Black Aims to Shock Audience in Stand-Up Show

Matt Sprung, Staff Writer

Michael Ian Black strolled onto the stage of Finney Chapel Wednesday night and started off with the obvi­ous question: “What the fuck is going on outside with this weather?” This was immediately followed by, “This is the worst thing that’s ever happened to me.” Black, a comedian, actor and writer native to New Jersey, attend­ed NYU’s Tisch Institute of Performing Arts before drop­ping out. He’s most recognized for his role as McKinley Dozen in the comedy Wet Hot American Summer and his appearances on VH1’s nostalgia mash-up series I Love the… As might be expected of a comedian on his first visit to a small liberal arts school, Black started off his performance with a discussion of his preconceptions of Oberlin. One of his initial questions was about the sexual orientation of students: “So do you have to be gay to go here?” he asked coyly.

Black’s questions naturally led to the organ behind him: he asked if anyone could actually play it and ex­pressed his desire for an organ accompaniment to his act. A student in the audience named Parker said he played the organ often. Black’s dream turned into a reality as an older couple appeared from the back of the building and, after a few brief words with Parker, gave the OK for what might have been the first impromptu organ performance in Finney. Black’s first song request, “Royals” by Lorde, was not in Parker’s repertoire. After Parker performed what Black referred to as “perfect Phantom of the Opera music,” the show continued in a more traditional manner.

Like most comedians, Black was self-centered and self-abasing. His self-deprecation took center stage as he spoke about his “recreational” use of Ambien, a pre­scription drug used to treat insomnia. He joked with the audience, asking, “You guys know what Ambien racing is, right?” It turns out Ambien racing is one of Black’s favor­ite games. “As you’re driving on your way home at night, you take an Ambien fifteen or twenty minutes before you’ll be home and see if you can beat it. It’s a lot of fun,” he explained.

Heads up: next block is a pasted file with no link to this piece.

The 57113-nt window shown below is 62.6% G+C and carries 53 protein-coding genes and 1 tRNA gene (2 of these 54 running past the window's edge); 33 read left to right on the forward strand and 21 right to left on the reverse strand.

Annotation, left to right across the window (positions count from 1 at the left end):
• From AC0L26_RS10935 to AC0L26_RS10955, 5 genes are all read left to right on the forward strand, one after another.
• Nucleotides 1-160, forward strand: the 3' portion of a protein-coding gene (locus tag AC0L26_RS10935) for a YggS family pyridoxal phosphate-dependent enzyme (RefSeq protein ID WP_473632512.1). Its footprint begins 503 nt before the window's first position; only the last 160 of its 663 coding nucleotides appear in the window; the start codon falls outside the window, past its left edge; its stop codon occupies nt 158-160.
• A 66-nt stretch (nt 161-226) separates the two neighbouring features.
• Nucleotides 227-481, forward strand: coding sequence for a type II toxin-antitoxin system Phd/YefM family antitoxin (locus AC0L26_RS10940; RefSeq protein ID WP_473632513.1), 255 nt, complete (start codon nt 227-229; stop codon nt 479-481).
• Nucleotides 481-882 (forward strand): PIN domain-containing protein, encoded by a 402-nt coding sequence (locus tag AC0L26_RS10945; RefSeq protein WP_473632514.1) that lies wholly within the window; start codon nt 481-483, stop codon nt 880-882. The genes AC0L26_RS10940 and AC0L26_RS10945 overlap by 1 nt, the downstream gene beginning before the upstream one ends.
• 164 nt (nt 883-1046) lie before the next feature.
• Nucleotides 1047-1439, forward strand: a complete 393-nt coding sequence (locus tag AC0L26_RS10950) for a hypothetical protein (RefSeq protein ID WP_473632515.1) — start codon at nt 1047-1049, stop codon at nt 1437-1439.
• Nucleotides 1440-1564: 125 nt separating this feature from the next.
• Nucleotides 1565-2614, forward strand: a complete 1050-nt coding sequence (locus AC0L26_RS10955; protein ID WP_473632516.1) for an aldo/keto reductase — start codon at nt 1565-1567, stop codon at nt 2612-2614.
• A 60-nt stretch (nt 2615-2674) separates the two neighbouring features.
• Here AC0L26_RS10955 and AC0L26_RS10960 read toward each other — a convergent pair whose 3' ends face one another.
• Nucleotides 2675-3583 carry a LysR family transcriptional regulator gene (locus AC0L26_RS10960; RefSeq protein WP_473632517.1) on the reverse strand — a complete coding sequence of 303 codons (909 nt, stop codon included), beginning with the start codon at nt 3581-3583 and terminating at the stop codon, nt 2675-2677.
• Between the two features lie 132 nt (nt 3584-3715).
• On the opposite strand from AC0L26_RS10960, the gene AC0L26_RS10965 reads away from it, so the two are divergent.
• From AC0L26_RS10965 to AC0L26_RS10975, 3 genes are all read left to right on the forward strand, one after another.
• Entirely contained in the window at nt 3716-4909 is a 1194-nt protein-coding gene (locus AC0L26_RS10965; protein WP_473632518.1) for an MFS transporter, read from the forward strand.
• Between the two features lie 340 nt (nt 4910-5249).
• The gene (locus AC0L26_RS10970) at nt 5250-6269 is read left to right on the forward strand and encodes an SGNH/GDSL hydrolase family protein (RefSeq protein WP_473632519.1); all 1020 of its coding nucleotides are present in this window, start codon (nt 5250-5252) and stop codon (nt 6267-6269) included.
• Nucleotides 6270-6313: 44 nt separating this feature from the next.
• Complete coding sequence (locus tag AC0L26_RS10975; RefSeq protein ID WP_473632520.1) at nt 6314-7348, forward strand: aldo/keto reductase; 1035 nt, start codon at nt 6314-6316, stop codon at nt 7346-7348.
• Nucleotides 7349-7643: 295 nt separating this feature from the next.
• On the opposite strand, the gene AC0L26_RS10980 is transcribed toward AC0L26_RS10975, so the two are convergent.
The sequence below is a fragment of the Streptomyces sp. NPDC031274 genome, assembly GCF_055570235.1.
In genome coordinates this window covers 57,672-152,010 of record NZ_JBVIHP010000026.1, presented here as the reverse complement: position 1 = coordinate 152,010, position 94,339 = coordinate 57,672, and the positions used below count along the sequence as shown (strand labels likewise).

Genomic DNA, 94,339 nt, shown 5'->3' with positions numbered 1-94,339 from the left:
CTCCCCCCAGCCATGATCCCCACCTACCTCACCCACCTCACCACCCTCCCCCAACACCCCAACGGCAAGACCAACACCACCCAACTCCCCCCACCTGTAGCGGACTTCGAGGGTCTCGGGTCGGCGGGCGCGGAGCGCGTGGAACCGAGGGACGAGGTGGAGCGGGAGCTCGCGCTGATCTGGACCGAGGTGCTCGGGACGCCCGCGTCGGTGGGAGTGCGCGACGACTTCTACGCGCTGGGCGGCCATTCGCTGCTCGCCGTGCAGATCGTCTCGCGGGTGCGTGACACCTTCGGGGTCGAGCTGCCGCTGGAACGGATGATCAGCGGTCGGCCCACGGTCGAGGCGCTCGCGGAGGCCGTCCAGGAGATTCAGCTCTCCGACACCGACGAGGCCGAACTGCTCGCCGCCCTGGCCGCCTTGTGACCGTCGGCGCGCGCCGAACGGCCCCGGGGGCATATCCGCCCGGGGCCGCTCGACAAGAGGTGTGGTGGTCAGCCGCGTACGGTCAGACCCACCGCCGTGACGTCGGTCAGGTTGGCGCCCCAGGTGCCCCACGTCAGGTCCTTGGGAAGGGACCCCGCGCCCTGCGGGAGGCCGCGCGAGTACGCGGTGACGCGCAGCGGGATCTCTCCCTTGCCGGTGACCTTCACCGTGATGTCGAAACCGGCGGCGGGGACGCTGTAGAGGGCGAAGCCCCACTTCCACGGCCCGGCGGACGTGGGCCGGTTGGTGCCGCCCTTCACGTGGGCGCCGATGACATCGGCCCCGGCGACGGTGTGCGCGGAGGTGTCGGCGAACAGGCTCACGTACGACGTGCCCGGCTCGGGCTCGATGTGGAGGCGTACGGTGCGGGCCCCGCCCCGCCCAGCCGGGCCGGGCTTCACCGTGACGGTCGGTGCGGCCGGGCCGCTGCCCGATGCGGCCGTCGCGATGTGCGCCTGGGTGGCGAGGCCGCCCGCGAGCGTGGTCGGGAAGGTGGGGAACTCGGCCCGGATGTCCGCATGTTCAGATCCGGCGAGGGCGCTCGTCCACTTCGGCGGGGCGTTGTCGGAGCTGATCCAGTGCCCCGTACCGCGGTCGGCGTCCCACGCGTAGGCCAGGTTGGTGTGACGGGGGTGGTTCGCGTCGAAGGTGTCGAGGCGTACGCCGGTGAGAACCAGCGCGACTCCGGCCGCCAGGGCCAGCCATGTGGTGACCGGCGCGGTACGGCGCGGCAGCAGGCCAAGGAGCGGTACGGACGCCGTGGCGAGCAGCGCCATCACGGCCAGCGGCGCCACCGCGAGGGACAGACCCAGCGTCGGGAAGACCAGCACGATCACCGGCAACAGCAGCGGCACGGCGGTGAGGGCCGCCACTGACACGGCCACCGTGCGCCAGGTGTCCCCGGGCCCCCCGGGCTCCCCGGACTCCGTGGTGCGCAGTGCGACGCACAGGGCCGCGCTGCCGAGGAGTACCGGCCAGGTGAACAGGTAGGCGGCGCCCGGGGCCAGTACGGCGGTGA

The dark, sardonic humor continued as Black, who lives with his wife and two young kids in Connecticut, moved on to his family life. His wife, he said, “as far as wives go, is the worst person in the world.” Black target­ed a variety of political stances widely held by Oberlin students, who responded with laughs of discomfort — at least at first, as the laughs subsided into occasional groans throughout the act. Black’s overall effect was positive; he made the most of his comedic edge to cut through oft-avoided topics on campus.

One particularly groan-inducing moment was Black’s description of lessons learned during his wife’s pregnan­cy, which segued into some off-color jokes about abor­tion. For example, Black advised the audience to never go up to a pregnant woman, put your hand on her stomach and say, “‘I don’t think it’s going to make it.’ Don’t do that, guys, they hate it.” It was his “internalized fear of having kids,” he explained, that he took out on his wife by “be­ing an asshole.” A friendlier bit involved Black explaining how he would simply eat tuna fish in front of his wife while she had morning sickness. When she asked him to stop, he responded, “Oh, so you’re going to take that away from me like everything else?”

Many of his anecdotes gave the audience a glimpse into his natural anxiety and continuous search for ma­terial. When Black smoked marijuana for the first time on his honeymoon in Amsterdam, for example, he woke up the next morning still believing he was a panda bear, resulting in his abstinence from the drug. However, after three of such stories, they began to feel like the same dish served with slightly different ingredients, peppered with amplified gender stereotypes for shock value, which he played off with a sympathetic smile of self-awareness.

The funniest moments of the night came in his physi­cal comedy, as he exaggeratingly bent over to show how he tentatively took off his underpants after a doctor did not specify if only the pants were to be removed. Black reminisced, “This was an awkward situation, but I saw it as an opportunity for a hilarious moment.” Black mim­icked the doctor’s subsequent rectal examination, raising his arm up to the sky as he declared, “The fist hurt, but once he was past the elbow I didn’t feel anything, because it’s all nerves up there.” This story culminated in the fun­niest line of the night, as Black began twirling his wrist methodically in circles, saying, “It was like the doctor was making cotton candy in my asshole.”

Ending the night, Black asked the audience what they were going to do and expressed his disgust and distrust about the fact that one could get such a large amount of beer for such a low price at Splitchers. Before leaving Finney to go back to the Oberlin Inn, Black looked to the future and said with a muted tone that limped toward op­timism, “Well, Paul Rudd is going to be on my new pod­cast next week. That’s exciting.”